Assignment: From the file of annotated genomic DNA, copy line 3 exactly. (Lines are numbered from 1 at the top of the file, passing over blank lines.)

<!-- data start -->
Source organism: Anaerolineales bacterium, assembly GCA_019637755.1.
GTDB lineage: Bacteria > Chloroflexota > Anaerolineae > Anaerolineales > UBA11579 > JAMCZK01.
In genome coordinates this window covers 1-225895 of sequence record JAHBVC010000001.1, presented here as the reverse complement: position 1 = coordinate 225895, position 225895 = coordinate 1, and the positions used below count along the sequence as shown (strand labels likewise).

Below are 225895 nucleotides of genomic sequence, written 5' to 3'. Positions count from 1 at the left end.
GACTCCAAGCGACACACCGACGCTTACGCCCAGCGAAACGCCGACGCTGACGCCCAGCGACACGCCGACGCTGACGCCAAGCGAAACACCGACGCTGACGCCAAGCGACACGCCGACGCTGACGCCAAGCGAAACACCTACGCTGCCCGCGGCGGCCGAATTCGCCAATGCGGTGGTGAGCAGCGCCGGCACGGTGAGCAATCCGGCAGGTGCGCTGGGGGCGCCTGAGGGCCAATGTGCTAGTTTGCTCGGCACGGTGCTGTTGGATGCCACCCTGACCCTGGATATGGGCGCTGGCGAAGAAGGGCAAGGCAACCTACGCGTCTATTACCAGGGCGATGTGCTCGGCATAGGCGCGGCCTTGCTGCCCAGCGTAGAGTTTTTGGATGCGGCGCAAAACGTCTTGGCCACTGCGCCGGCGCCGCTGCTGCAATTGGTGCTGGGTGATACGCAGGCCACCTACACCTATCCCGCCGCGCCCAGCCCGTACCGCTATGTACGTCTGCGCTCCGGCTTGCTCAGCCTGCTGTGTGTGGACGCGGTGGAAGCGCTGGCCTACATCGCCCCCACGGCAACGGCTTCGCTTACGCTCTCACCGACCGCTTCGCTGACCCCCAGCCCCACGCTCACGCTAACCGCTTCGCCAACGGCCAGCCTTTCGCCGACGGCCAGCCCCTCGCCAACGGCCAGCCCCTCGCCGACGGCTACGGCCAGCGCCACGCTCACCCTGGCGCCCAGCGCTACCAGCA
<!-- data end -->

In genome coordinates this window covers 1-225895 of sequence record JAHBVC010000001.1, presented here as the reverse complement: position 1 = coordinate 225895, position 225895 = coordinate 1, and the positions used below count along the sequence as shown (strand labels likewise).